Amplitude Formula

Amplitude Formula

For an object in periodic motion, the amplitude is the maximum displacement from equilibrium. For example, a pendulum swings through its equilibrium point (straight down), then swings to a maximum distance away from the center. This distance is the amplitude, A. The full range of the pendulum has a magnitude of 2A. Periodic motion also applies to things like springs and waves. The sine function oscillates between values of +1 and -1, so it is used to describe periodic motion. The unit for amplitude is meters (m).

position = amplitude x sine function(angular frequency x time + phase difference)

x = A sin(ωt + ϕ)

x = displacement (m)

A = amplitude (m)

ω = angular frequency (radians/s)

t = time (s)

ϕ = phase shift (radians)

Amplitude Formula Questions:

1) A pendulum is swinging back and forth. The angular frequency of the oscillation is ω = π radians/s, and the phase shift is ϕ = 0 radians. At time t = 8.50 s, the pendulum is 14.0 cm from its equilibrium position. What is the amplitude of the oscillation?

Answer: The position of the pendulum at a given time is the variable x, which has a value x = 14.0 cm, or x = 0.140 m. The amplitude A can be found by rearranging the formula:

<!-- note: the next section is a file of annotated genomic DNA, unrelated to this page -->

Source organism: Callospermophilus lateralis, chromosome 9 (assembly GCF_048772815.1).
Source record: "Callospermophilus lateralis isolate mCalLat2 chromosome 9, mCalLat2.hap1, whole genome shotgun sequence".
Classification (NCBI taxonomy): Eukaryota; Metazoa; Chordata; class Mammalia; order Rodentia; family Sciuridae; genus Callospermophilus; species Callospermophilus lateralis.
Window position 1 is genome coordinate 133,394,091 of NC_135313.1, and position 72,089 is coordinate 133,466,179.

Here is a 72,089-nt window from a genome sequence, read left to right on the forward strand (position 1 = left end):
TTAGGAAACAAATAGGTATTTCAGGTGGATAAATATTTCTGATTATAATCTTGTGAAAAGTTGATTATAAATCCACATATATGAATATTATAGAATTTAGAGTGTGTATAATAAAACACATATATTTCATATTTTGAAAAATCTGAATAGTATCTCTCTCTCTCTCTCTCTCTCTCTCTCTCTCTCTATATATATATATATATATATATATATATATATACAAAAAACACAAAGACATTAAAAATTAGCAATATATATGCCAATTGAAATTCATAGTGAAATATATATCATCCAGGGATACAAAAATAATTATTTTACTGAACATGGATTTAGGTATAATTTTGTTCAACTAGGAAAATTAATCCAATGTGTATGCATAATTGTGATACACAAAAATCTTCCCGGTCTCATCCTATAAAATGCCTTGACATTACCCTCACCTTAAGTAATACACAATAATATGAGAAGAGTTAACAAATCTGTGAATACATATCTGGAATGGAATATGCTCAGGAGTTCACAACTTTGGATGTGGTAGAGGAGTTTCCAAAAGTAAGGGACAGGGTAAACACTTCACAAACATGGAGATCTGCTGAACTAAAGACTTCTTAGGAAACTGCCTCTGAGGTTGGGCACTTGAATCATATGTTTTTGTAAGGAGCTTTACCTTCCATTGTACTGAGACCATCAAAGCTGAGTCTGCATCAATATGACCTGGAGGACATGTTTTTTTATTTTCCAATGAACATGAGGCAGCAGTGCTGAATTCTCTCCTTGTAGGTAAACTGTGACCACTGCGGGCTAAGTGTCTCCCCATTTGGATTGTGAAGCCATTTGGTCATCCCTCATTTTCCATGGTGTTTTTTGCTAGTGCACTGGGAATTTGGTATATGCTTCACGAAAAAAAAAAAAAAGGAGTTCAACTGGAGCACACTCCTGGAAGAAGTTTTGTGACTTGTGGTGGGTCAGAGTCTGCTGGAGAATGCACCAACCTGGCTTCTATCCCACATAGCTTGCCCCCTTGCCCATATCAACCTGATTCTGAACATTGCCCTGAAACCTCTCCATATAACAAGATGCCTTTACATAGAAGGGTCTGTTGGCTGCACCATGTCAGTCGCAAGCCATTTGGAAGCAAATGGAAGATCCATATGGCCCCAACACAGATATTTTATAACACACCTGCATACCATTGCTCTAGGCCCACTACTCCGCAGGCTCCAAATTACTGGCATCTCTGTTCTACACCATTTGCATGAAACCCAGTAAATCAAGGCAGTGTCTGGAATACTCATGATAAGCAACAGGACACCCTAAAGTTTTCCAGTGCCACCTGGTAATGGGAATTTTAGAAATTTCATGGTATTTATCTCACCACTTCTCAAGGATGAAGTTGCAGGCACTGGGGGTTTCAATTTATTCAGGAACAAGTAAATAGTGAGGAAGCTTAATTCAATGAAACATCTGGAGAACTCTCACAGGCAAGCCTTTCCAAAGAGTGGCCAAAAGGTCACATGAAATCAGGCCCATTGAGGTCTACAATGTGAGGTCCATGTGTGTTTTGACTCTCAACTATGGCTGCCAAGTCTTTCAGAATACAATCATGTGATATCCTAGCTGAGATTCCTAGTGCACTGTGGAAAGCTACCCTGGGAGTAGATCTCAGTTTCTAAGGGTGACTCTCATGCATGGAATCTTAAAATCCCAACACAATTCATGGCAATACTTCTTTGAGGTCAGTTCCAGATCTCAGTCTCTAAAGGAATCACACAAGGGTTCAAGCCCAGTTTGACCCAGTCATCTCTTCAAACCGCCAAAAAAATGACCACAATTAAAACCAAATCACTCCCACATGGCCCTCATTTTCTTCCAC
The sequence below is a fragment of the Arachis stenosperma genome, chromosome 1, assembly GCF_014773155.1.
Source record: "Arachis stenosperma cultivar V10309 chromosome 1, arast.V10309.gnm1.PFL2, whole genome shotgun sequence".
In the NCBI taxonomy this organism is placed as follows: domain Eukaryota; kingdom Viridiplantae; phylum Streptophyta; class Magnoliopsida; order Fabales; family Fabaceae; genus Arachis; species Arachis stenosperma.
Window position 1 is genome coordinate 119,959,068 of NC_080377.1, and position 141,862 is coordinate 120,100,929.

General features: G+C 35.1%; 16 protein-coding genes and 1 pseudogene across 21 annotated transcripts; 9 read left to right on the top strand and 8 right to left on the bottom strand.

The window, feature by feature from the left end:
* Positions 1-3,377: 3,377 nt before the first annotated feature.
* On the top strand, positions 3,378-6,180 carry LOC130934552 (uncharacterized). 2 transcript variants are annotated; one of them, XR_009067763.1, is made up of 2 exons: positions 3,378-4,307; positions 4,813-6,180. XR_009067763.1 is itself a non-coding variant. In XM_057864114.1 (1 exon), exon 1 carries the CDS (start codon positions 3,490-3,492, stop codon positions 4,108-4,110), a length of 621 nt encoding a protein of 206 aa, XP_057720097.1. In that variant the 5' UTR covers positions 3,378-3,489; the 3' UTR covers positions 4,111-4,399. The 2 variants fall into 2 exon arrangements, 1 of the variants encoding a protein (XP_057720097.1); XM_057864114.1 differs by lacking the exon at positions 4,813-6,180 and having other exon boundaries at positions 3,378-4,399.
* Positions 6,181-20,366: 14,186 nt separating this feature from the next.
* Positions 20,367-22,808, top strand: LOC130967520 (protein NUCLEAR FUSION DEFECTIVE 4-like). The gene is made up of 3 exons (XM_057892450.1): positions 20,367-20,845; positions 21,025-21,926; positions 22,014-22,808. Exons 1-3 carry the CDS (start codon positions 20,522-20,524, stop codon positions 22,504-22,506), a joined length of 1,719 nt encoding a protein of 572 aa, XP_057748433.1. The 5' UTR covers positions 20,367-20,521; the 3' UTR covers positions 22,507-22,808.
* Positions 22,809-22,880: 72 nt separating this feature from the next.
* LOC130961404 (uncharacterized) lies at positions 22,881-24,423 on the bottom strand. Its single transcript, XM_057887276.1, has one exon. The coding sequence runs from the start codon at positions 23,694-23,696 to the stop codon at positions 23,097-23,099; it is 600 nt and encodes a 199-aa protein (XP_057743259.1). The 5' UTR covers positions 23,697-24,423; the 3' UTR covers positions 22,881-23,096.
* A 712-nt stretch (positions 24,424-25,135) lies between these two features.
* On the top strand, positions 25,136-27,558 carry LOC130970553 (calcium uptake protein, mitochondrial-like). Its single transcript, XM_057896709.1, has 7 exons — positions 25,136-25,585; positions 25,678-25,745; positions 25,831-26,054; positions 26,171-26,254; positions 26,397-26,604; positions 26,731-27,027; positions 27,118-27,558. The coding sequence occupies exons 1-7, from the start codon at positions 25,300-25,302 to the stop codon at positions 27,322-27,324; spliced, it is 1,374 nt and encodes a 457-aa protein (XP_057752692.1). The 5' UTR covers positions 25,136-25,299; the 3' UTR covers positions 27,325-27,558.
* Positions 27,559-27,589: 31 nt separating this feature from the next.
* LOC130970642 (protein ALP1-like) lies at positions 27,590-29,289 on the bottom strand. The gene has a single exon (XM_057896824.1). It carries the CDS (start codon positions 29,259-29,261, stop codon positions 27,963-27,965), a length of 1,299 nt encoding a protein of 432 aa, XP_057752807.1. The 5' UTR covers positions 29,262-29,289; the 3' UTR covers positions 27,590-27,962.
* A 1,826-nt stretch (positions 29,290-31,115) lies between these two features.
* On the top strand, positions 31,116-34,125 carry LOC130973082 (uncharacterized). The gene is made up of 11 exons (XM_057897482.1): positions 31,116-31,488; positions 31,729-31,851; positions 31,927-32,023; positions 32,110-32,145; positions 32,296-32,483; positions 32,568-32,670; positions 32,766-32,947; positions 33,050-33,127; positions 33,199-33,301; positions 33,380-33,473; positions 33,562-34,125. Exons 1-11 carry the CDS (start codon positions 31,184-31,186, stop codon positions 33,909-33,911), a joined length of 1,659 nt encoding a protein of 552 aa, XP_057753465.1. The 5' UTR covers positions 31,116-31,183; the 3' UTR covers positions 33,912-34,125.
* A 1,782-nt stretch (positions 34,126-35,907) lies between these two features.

The sine of 8.50 π can be solved (keeping in mind that the value is in radians) with a calculator:

sin(8.50 π) = 1

Therefore, the amplitude at time t = 8.50 s is:

A = 0.140 m

The amplitude of the pendulum's oscillation is A = 0.140 m = 14.0 cm

2) The head of a Jack-in-the-box toy is bouncing up and down on a spring. The angular frequency of the oscillation is ω = π/6 radians/s, and the phase shift is ϕ = 0 radians. The amplitude of the bouncing is 5.00 cm. What is the position of the Jack-in-the-box head, relative to the equilibrium position, at the following times:

a) 1.00 s

b) 6.00 s

c) 11.0 s

Answer: The amplitude of the bouncing is A = 5.00 cm = 0.500 m. The position of the Jack-in-the-box head, relative to equilibrium, is x, and can be found from the formula.

a) t = 1.00 s

x = A sin(ωt + ϕ)

x = (0.500 m) sin[(π/6 radians/s)(1.00 s) + 0]

x = (0.500 m) sin(π/6 radians)

x = (0.500 m)(0.500)

x = 0.250 m

x = 2.50 cm

At time t = 1.00 s, the head is 2.50 cm above the equilibrium position.

b) t = 6.00 s

x = A sin(ωt + ϕ)

x = (0.500 m) sin[(π/6 radians/s)(6.00 s) + 0]

x = (0.500 m) sin(π radians)

x = (0.500 m)(0.00)

x = 0.00 m

At time t = 6.00 s, the head is at position x = 0.00 m, which is the equilibrium position.

c) t = 11.0 s

x = A sin(ωt + ϕ)

x = (0.500 m) sin[(π/6 radians/s)(11.0 s) + 0]

x = (0.500 m) sin(11π/6 radians)

x = (0.500 m)(-0.500)

x = -0.250 m

x = -2.50 cm

At time t = 11.0 s, the head is at position x = -2.50 cm, which is 2.50 cm below the equilibrium position.

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